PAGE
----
Interval Funds Basics
Interval funds are non-traditional closed-end mutual funds that offer an intersection between traditional mutual funds and private funds. The five areas below outline the basics of an interval fund.
Limited Redemption Opportunities – Interval funds typically price daily at net asset value (NAV), however redemptions are limited. Rather than trade in the secondary market, they periodically offer to repurchase a percentage of outstanding shares from investors on a pro-rata basis. There is no guarantee a shareholder can redeem the desired number of shares during the redemption period, making them generally illiquid.
NSCC/AIP – Interval funds can either be offered through the National Securities Clearing Corporation (NSCC) or Alternative Investment Product (AIP) Services. NSCC is typically used by traditional mutual funds to provide clearing, settlement, risk management, and information services to the financial industry. AIP standardizes the way global market participants communicate information concerning alternative investments, removing the manual operational challenges that can be associated with these types of products.
Intermediary Onboarding – Intermediary platforms that offer interval funds alongside traditional open-end mutual funds tend to have stricter onboarding and operational requirements for alternative funds. Though they may require significant investor demand, a more extensive due diligence review, and potentially charge higher fees due to the operational restrictions associated with supporting these products the intermediaries are slightly more receptive as interval funds are more prevalent in the current market than in the past. It is essential to keep in mind that not all intermediaries support this structure for onboarding and use by their advisor base.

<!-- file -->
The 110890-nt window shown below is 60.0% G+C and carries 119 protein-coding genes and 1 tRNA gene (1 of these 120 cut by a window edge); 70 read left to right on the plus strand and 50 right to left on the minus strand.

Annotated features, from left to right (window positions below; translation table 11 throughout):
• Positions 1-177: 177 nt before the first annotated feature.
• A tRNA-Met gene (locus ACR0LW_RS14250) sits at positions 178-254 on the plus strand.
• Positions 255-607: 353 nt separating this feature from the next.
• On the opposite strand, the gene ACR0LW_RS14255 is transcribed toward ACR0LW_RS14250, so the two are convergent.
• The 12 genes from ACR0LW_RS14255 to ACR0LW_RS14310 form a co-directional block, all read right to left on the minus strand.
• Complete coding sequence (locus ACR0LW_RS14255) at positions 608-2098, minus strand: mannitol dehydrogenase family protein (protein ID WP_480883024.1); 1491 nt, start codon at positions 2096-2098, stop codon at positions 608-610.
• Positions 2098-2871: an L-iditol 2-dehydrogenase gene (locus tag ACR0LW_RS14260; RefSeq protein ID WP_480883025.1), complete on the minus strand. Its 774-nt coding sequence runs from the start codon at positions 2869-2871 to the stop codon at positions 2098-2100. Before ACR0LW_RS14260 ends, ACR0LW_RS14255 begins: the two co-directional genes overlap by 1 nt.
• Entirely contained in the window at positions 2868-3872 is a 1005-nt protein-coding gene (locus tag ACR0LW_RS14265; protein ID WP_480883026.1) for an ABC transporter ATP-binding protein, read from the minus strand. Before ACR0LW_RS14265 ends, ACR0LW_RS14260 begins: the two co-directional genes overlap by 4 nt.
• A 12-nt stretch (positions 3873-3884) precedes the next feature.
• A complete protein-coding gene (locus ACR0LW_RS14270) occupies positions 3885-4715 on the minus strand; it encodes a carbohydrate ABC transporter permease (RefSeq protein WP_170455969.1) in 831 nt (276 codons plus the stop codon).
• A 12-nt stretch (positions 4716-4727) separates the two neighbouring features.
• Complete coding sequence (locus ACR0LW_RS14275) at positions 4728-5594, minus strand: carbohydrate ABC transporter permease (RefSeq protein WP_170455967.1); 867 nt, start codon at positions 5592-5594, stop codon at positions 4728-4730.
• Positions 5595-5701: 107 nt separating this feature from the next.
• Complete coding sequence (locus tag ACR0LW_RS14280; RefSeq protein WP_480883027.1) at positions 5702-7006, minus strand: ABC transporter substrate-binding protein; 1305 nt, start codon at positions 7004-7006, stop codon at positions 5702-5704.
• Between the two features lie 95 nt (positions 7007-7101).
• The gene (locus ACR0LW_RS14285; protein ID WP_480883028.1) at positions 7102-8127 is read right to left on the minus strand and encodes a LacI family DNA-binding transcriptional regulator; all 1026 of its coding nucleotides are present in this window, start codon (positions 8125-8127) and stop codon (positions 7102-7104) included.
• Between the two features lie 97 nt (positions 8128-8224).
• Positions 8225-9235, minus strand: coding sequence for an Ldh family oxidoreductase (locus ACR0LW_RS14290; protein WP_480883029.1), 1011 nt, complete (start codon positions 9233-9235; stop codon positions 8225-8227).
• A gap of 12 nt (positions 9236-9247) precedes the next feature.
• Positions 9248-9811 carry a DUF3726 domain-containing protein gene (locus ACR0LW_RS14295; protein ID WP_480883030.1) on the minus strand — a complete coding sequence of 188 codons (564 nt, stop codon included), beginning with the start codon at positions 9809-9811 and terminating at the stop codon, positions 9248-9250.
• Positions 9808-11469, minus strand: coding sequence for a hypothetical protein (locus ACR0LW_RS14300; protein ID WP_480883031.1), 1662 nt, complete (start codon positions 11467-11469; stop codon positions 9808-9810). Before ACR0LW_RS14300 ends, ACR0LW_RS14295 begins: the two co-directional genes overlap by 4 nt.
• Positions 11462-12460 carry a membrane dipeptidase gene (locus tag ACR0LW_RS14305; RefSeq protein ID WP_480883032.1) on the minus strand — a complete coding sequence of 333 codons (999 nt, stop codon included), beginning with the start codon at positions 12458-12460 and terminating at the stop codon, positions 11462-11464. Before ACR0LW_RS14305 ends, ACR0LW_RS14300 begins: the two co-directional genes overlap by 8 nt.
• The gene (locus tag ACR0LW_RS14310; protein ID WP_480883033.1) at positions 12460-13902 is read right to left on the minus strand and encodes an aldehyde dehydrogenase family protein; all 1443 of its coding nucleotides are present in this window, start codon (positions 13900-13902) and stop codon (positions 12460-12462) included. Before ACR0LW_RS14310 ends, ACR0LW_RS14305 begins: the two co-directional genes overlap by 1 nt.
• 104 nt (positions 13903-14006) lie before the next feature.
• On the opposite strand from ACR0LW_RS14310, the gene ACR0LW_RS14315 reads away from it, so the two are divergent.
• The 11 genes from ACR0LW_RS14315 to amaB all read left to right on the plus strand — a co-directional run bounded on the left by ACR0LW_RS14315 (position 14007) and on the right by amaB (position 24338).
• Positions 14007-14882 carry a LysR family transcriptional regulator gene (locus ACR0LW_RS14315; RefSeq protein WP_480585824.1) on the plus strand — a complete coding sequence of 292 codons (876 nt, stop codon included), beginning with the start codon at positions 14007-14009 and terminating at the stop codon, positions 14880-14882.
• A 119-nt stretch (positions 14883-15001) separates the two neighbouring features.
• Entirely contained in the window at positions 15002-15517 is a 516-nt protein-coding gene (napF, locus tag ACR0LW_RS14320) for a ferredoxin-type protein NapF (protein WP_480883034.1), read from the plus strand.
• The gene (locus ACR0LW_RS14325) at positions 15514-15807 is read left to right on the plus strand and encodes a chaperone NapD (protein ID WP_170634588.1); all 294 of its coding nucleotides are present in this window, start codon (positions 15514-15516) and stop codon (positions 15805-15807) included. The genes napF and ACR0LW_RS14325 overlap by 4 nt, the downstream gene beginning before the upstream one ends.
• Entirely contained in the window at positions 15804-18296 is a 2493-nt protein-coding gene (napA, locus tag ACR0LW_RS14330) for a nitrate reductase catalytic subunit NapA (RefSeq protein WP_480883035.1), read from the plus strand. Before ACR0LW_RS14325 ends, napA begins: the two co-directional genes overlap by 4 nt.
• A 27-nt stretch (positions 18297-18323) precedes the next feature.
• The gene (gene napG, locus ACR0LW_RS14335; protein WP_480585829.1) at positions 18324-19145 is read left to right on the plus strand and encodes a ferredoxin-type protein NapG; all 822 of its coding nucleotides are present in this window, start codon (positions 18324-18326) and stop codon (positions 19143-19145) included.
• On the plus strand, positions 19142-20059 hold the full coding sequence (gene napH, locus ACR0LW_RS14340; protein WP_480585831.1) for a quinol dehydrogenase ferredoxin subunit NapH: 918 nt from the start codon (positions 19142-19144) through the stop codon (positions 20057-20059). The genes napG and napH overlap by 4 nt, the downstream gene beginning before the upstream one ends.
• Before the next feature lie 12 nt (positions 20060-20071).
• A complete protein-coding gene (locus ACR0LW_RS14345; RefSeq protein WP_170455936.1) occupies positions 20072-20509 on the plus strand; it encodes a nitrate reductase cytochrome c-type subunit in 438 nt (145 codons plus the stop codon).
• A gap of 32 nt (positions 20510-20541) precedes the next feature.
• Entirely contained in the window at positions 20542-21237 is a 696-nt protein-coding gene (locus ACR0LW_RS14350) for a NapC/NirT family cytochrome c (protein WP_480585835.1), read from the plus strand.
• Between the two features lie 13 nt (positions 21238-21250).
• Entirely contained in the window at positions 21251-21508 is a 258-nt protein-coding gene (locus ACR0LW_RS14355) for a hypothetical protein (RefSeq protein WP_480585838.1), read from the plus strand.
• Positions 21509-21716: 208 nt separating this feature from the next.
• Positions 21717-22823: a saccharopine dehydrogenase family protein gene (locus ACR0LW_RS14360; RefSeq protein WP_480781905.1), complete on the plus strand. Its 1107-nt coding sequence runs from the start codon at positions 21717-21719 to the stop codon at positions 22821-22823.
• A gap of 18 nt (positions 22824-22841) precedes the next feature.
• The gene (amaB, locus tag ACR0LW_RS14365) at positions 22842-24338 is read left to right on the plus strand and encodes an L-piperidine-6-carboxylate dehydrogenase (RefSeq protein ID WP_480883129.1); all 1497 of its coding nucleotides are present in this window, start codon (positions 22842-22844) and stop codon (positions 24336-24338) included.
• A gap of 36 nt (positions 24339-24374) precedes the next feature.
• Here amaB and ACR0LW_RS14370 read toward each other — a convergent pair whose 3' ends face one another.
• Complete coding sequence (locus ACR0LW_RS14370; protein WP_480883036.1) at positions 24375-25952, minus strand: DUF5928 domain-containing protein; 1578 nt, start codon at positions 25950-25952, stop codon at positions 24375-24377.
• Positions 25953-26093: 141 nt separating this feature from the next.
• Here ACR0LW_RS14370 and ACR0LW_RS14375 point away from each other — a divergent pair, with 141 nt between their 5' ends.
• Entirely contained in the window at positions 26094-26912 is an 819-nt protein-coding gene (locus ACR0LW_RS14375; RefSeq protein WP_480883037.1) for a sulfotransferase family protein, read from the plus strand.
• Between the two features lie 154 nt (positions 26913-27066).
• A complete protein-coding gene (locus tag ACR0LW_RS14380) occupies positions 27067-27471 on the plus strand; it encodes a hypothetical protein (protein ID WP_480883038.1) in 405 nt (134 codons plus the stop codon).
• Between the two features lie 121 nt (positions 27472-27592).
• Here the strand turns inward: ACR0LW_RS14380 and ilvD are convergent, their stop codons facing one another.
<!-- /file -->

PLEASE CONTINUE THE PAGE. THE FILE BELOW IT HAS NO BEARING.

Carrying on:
Attraction of Interval Funds – Since portfolio managers of these products are not concerned with meeting daily redemption requests, they are able to invest in assets or implement investment strategies that may be less liquid and more suited to longer holding periods. They also have the ability to invest in alternative types of assets, all of which lend to the possibility for higher returns than open-end mutual funds.
Education is Key – Factsheets on strategies are a baseline, but with a non- standard vehicle, developing content to educate advisors on the structure and operational complexity is critical. Intermediaries and advisors may require additional insight into the mechanics of the need for this vehicle, how it works, differences, benefits, and risks. Also, continued advocacy with industry groups such as the Broker-Dealer Advisory Committee (BDAC) at the Investment Company Institute (ICI) to innovate around improving and automating operational complexities is necessary.
How we help
We have a range of services to help you establish and maintain an effective compliance program for an interval fund. View our services here.
For more information about how ACA can help your firm with compliance, reach out to your ACA consultant or contact us here.